Malta prison ‘luxurious’ in comparison to others

A day after an inmate complained about “horrendous” prison conditions, claiming heroin use, beatings and mental abuse were the order of the day, the man in charge of keeping the prison under scrutiny has described it as “luxurious” in comparison with others.

“When you compare it to other countries, believe me, ours is a luxury... I’m telling you, I’m not exaggerating. It might sound like a bit of an exaggeration but we do fare very well,” Ivan Mifsud, chairman of the Prison Board, said.

He said he would take no action on the prisoner’s allegations because the letter containing them was addressed to Justice Minister Carm Mifsud Bonnici and not to the Prison Board.

“Of course I won’t intervene on these specific matters unless it’s passed on to me,” he said.

He was asked to react to the letter penned by Dutch prisoner Perry Toornstra who, among other things, claimed he had not reformed but turned into a “chain-smoking heroin addict who has developed a total understanding of how to commit, and even enjoy, heinous unthinkable crimes”.

Mr Toornstra – who claimed he was beaten by guards when he tried to escape in 2008 – threatened to sue the government on his release this year because he was kept segregated for 11 years without “work, education or sports” in an “inhumane” division.

Dr Mifsud refused to comment on the allegations: “Any comment on my part would be premature because I think the minister has to have the time to see the letter and react himself. I can’t give public comments that might pre-empt in any way anything he might want to say.”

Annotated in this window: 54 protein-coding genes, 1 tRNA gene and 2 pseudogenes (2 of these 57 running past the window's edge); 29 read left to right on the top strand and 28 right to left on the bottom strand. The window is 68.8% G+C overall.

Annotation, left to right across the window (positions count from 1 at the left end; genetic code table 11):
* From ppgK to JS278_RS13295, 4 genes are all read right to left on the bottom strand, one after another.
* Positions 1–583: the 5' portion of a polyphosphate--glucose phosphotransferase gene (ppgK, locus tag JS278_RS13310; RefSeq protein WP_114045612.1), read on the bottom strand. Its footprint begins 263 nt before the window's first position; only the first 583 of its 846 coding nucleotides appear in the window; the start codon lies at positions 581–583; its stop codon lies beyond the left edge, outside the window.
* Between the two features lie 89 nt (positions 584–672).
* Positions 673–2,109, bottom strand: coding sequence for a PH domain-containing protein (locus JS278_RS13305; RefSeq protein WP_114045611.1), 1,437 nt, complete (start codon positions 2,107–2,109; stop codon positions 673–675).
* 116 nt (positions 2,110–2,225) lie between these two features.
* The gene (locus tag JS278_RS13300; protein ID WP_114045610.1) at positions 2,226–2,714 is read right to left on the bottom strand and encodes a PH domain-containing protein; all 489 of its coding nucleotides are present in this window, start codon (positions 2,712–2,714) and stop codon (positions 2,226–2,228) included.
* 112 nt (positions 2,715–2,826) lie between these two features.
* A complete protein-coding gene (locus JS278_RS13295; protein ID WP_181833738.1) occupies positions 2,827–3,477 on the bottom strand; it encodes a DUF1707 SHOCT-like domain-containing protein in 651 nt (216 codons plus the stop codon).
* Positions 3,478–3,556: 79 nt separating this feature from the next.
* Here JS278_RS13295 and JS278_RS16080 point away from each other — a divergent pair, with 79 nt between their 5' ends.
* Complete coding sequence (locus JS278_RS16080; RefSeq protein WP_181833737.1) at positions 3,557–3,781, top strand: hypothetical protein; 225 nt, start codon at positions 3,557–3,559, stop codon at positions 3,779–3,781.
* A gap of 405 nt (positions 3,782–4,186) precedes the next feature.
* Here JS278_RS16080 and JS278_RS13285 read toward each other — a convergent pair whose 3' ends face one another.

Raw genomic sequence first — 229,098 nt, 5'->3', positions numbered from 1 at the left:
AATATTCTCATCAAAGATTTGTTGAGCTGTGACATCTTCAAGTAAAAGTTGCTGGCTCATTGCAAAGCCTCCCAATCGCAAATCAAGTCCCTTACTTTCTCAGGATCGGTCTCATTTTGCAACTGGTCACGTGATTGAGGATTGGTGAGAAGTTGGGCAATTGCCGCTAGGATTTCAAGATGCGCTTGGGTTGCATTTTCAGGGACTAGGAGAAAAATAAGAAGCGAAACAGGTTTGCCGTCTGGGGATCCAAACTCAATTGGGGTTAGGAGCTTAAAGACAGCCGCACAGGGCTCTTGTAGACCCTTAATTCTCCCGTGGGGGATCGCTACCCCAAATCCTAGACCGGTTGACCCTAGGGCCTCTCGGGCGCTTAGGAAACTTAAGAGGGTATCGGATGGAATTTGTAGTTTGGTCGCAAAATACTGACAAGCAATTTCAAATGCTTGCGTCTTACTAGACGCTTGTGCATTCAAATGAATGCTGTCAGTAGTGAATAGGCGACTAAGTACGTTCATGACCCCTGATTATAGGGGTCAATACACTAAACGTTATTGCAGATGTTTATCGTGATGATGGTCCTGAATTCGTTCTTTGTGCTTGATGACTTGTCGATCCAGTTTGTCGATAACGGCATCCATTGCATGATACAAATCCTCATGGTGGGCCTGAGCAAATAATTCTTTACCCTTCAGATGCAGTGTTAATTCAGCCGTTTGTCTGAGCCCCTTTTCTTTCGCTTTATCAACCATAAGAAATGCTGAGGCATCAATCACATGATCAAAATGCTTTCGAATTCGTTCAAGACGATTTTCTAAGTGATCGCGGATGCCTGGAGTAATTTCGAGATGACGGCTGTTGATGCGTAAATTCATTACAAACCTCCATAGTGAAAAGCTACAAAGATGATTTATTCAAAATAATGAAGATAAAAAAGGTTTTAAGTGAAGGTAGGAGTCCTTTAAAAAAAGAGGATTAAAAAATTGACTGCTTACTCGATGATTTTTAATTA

The Ministry of Justice has said it would look into the allegations and reply to the prisoner accordingly through the various institutions.

While conceding his board was independent, Dr Mifsud said his job was to carry out regular visits in prison and report to the ministry on any identified problems and not to look into complaints that were not even made to the board.

Asked if he was satisfied with the ministry’s attitude towards improving prison shortcomings, he said: “It’s a slow process... When it comes to the government the process is always slow and not in a bad sense. It’s a delicate institution. You can’t change things overnight. Things have to be well planned and well implemented.”

Although he admitted much more had to be done to improve things in prison, he said there had been “a certain amount of progress” and there were a lot of hurdles to overcome, caused by public perception and lack of funds.

“The government wants to bring the prisons up to standard,” he said, adding they were already in a state of “luxury” when compared to other countries.

He said the prison was watched by external monitors and inspectors who also came from abroad.

The worst thing about prison, he said, was that inmates lost their freedom, the value of which they only appreciated when it was taken away from them.

“When you have a long sentence and you see the years of your life passing by you say: Yes, I made a mistake, but I was 20 then and I’m 35 now... Even if you have the best (prison) system, once you lose your liberty... that’s the price you pay.”

Dr Mifsud said he might have taken action had the prisoner made serious criminal allegations.

In the letter, Mr Toornstra alleged he was being ill-treated every day by three officers who had tried to cover up his beating by four other guards.

Dr Mifsud said he was not aware of this allegation because he was never given the letter. “If I don’t have the letter... this is news to me, what can I say about it? I cannot say anything. And he didn’t address (the letter) to me, it’s to the minister. It is still the minister or the ministry that has to answer. They can look into it themselves.”


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